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Churchill Downs’ Dividend Safety Score Downgraded to “Borderline Safe” as Derby Will Be Held Without Fans

The pandemic has caused significant disruption for Churchill Downs' business. The firm's flagship event, the Kentucky Derby, was delayed from early May to September, hurting its horse racing operations (28% of 2019 adjusted EBITDA). Meanwhile, casinos (58%) were forced to close temporarily. And although the online gaming business (14%) has continued growing, Churchill Downs' second-quarter revenue fell more than 60% and the company operated at a loss. When we looked at the business in March, we decided to take a wait-and-see approach with the firm's Dividend Safety Score since the firm's overall financial health seemed to hinge on whether or not the Derby would take place, and what it might look like. Since Churchill Downs pays an annual dividend, usually [...]

August 24th, 2020|

Solar’s Dividend Safety Score Upgraded on Portfolio Resilience, Expected Payout Ratio Improvement

Solar Senior Capital is an externally managed business development company that invests primarily in loans of private middle market firms to generate income. The company's portfolio is valued at around $500 million and diversified across 215 borrowers in over 115 industries, with an average issuer exposure of less than 0.5% of the portfolio. No industry accounts for more than 25% of the portfolio either. Diversified financial services represents 22.5% of Solar's investments, followed by healthcare providers (18%), professional services (9.3%), insurance (8.6%), and communications equipment (5.4%). Solar has had a Very Unsafe Dividend Safety Score for years, reflecting the firm's high payout ratio and small size, as well as the generally risky nature of business development companies' operations.

August 21st, 2020|

BHP’s Results Helped by Rising Iron Ore Price But Variable Dividend Policy Muddies Income Outlook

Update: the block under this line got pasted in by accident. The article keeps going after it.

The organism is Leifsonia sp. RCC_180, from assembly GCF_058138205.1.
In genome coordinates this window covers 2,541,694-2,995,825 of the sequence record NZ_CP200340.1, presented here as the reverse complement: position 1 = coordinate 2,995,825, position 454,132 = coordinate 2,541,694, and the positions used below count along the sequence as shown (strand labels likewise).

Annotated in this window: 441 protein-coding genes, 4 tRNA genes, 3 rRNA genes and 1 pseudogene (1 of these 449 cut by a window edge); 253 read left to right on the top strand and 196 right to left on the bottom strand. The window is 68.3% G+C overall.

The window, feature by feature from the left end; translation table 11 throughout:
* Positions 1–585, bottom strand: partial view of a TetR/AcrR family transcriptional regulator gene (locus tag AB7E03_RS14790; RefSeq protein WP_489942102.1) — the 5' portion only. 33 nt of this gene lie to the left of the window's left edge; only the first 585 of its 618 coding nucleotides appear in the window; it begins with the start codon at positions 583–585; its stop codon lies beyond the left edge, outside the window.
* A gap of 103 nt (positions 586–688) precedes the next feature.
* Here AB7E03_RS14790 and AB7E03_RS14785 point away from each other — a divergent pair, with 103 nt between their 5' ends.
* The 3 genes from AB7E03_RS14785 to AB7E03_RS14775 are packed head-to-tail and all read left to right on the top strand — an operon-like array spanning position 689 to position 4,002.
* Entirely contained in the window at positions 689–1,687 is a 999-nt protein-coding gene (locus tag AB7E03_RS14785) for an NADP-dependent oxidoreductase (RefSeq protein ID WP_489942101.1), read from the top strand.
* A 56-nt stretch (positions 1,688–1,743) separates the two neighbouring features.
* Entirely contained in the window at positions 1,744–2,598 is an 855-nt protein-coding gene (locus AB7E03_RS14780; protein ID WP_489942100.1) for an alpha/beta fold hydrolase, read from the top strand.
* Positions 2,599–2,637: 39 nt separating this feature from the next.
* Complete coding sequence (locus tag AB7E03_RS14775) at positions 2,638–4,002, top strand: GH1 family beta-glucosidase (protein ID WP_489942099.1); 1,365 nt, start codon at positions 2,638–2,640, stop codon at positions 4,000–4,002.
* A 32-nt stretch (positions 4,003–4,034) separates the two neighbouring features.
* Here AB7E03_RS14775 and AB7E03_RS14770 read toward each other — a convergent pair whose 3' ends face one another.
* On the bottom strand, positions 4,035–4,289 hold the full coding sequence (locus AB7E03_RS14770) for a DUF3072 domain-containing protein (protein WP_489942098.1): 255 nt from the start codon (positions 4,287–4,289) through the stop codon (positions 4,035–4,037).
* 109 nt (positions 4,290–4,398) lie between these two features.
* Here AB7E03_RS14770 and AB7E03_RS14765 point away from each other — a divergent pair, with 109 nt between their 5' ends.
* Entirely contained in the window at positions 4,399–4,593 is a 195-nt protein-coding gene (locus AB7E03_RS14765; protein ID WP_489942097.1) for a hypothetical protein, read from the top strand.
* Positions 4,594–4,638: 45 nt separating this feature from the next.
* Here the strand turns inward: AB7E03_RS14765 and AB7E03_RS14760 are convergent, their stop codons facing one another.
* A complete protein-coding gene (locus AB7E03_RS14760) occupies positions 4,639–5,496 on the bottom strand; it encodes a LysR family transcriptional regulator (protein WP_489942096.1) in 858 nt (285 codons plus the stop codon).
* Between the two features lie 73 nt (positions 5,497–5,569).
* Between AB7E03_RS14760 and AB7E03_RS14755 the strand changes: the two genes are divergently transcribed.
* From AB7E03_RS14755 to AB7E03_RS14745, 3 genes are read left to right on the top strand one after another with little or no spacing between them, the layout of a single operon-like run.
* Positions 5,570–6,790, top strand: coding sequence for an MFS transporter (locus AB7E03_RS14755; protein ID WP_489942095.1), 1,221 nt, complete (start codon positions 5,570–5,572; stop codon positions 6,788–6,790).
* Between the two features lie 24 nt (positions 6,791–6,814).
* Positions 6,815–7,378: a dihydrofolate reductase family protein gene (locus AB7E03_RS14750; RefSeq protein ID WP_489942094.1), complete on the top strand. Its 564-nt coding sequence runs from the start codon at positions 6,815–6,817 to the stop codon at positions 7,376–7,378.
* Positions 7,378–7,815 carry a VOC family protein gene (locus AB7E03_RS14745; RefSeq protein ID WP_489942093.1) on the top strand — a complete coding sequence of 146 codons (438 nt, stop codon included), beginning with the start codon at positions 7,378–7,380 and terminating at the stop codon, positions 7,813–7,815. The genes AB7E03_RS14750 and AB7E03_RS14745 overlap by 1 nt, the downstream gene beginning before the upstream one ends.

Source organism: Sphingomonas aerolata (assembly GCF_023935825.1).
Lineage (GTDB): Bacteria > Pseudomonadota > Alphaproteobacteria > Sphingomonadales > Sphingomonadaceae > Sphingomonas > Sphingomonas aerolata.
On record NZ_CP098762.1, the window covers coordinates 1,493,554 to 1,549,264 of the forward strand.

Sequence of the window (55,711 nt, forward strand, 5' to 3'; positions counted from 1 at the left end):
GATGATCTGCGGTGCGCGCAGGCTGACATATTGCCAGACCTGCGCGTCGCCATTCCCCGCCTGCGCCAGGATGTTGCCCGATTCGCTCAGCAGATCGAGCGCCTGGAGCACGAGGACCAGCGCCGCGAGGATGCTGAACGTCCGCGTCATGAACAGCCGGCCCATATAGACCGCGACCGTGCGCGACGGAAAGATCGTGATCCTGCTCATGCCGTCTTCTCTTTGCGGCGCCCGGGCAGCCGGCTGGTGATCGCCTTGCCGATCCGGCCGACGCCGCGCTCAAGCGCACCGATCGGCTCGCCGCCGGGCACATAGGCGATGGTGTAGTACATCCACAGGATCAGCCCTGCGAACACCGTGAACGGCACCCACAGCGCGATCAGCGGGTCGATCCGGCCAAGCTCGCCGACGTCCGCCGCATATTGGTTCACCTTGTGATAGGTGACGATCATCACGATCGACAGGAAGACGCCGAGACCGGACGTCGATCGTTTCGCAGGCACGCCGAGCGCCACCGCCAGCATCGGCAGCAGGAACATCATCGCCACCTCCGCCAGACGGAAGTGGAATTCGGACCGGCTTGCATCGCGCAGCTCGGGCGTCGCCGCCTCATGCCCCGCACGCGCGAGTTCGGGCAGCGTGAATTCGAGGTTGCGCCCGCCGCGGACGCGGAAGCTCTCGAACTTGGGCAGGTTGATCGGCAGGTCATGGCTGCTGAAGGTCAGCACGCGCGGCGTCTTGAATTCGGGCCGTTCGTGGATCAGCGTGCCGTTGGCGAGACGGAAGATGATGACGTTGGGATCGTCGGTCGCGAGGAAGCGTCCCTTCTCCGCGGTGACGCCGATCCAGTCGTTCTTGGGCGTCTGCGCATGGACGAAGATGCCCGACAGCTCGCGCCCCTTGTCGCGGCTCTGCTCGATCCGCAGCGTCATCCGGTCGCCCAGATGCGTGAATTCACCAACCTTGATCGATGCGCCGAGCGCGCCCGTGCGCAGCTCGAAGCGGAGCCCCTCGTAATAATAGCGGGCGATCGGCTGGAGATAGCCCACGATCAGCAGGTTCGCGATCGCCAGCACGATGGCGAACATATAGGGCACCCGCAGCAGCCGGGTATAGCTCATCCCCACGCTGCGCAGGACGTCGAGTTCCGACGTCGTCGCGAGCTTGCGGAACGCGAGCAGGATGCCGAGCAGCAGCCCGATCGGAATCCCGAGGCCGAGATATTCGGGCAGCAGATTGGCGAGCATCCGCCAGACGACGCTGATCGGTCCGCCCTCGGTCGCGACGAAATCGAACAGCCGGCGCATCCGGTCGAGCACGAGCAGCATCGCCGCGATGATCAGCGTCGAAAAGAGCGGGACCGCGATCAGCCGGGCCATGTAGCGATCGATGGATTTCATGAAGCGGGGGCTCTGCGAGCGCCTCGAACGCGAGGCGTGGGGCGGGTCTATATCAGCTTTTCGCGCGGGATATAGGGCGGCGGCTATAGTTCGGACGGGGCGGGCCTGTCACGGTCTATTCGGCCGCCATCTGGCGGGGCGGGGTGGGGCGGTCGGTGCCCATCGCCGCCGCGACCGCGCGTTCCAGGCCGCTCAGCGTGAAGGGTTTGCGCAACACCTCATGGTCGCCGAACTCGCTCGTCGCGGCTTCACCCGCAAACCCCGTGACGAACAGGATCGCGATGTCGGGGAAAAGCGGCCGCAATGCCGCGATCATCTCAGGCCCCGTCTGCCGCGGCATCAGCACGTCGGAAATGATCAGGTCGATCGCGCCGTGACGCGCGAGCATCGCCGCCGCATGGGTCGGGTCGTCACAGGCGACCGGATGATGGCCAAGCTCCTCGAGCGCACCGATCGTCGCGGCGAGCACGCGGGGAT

BHP is the largest mining company in the world. The firm extracts and processes iron ore (63% of EBITDA), copper (20%), petroleum (10%), and coal (9%). Commodity businesses generally have little control over the selling price of their products and must invest heavily to secure and extract new resources. Coupled with their high fixed costs and operating leverage, firms such as BHP can experience major swings in earnings from one year to the next, making it harder for them to pay predictable dividends. In 2016, BHP acknowledged these challenges by implementing a flexible dividend policy tied to the performance of its business. Specifically, BHP targets a minimum dividend of 50% of underlying profits. The board can also return additional cash [...]

August 19th, 2020|

Analog Devices Expects to Maintain Dividend Policy Following Planned Acquisition of Maxim

In July, Analog Devices announced plans to acquire semiconductor company Maxim for more than $20 billion. Assuming the deal gains approval from regulators and shareholders, it is expected to close by the summer of 2021. From a dividend safety perspective, Analog Devices plans to maintain its existing dividend policy and will continue targeting 7% to 15% annual dividend growth. This guidance, coupled with our review of the combined company's financial health, leads us to reaffirm Analog Devices' Safe Dividend Safety Score.  From a strategic perspective, Analog Devices and Maxim are complementary businesses. Maxim designs and builds analog chips with a focus on serving the automotive and data center markets. Power management applications are a key focus area.

August 18th, 2020|
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